How did Emmanuel Pratt and his nonprofit convert four rundown blocks in Englewood and Washington Park into a fertile community resource called the Commons?
“Urban acupuncture,” says Pratt, the cofounder and executive director of the Sweet Water Foundation. Meaning: You locate specific pain points, and you provide relief.
So if those blocks contain two weedy, vacant acres on Perry Avenue, turn them into a verdant community farm. That cracked, half-finished sidewalk? Perfect site for a weekly farmers’ market. Those dilapidated houses? Renovate them as a community hub for meetings, workshops, retreats, and cooking demonstrations, and add an art gallery and live-work spaces. And if you can provide more than a dozen jobs and apprenticeships along the way — plus a dozen more seasonal fellowships each year for artists and scholars from the University of Chicago, Harvard, and elsewhere — all the better.
Pratt didn’t grow up in Englewood or even Chicago, but the native of Richmond, Virginia, spent his childhood amid the same sorts of empty lots and foreclosed homes he works near today. To be sure, he could have parlayed his Ivy League degrees in architecture and urban design into a career in the private sector. But he says he had other dreams from the start. What were they?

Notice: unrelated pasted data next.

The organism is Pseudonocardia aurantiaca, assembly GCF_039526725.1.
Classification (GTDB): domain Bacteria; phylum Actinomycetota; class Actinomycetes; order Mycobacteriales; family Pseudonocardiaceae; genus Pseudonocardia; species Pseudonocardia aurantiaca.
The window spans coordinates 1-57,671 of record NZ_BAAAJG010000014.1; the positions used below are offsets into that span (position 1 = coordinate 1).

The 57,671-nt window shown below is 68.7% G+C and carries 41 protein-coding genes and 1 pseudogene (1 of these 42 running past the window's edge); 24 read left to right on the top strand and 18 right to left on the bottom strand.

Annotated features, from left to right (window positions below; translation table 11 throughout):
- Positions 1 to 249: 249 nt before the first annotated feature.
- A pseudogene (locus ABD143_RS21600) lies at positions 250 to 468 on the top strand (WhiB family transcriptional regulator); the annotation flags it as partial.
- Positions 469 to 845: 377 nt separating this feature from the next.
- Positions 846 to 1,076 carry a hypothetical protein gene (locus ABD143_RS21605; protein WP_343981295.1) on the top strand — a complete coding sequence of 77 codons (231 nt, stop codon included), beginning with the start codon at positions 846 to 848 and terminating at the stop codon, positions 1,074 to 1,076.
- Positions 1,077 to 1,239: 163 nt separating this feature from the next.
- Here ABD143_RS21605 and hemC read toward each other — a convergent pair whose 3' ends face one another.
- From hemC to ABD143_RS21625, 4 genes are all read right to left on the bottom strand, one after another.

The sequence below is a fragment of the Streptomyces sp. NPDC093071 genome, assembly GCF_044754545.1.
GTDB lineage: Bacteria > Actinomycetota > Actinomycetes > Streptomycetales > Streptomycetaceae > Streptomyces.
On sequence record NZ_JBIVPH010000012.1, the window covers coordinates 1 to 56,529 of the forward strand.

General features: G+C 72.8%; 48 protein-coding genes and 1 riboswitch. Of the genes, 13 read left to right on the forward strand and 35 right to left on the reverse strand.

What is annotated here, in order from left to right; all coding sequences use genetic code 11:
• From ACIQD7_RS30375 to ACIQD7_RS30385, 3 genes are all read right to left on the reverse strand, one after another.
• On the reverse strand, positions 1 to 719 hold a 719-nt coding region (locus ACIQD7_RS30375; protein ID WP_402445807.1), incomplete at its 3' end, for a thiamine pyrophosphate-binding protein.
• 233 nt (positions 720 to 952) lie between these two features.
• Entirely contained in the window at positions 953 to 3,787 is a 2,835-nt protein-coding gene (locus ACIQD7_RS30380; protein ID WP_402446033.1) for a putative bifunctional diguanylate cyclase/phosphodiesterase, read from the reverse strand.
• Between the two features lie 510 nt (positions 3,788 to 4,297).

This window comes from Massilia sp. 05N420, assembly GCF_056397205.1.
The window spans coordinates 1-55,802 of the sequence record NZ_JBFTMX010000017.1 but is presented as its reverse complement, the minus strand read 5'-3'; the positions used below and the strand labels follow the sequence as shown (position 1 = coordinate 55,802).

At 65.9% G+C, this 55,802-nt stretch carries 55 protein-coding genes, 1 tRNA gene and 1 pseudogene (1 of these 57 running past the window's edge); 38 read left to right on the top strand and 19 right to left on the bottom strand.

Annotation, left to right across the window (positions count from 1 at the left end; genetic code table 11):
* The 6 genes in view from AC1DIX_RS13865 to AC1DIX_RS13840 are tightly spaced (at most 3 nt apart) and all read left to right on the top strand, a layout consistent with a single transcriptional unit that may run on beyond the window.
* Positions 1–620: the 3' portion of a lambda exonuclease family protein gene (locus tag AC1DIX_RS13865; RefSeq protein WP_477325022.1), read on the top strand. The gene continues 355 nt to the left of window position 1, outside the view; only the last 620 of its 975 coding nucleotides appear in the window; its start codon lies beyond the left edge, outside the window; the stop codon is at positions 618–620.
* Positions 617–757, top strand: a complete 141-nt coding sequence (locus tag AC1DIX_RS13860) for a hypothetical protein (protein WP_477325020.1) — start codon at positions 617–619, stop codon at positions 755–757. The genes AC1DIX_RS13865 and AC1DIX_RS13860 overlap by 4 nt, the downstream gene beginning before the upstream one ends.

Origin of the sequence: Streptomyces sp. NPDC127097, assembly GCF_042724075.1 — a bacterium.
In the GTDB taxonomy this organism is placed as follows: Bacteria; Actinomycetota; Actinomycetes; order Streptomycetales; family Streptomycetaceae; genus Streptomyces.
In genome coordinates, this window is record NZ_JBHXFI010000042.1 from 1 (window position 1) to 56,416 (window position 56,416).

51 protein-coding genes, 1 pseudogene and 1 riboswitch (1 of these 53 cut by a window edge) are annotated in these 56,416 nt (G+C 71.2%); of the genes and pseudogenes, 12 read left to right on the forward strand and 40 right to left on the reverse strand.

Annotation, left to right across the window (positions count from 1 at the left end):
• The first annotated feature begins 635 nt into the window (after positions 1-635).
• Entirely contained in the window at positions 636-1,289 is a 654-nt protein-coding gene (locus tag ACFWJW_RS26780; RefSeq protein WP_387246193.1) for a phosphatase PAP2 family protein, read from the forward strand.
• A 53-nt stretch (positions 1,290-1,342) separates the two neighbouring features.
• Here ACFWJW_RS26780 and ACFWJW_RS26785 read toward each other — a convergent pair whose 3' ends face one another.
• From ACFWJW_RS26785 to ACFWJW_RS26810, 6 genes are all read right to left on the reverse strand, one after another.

“This,” he says, gesturing at the Commons. “Going from blight to light.”
Pratt cofounded the Sweet Water Foundation in 2009, and for the first few years, he dedicated the organization to using aquaponics and agriculture as vehicles for teaching STEAM skills to hundreds of students in Chicago and Milwaukee. In 2013, when the City of Chicago asked Sweet Water what it could do with an Englewood site where a previous agricultural initiative had failed, Pratt expanded its operations, and within a couple of years, the four-block Commons was born. He would like to expand it to 10 blocks.
In September, Pratt got some news that should help: He’s been awarded a $625,000 MacArthur “genius” grant. He hasn’t decided yet how he’s going to spend the no-strings-attached gift, but among the possible beneficiaries is a new Sweet Water initiative for creating affordable and ecologically sustainable housing.
What Sweet Water represents, in Pratt’s estimation, is a fresh approach to equitable neighborhood renewal that is 100 percent hands-on. “You have to be on the ground,” he says. That’s where he plans to stay.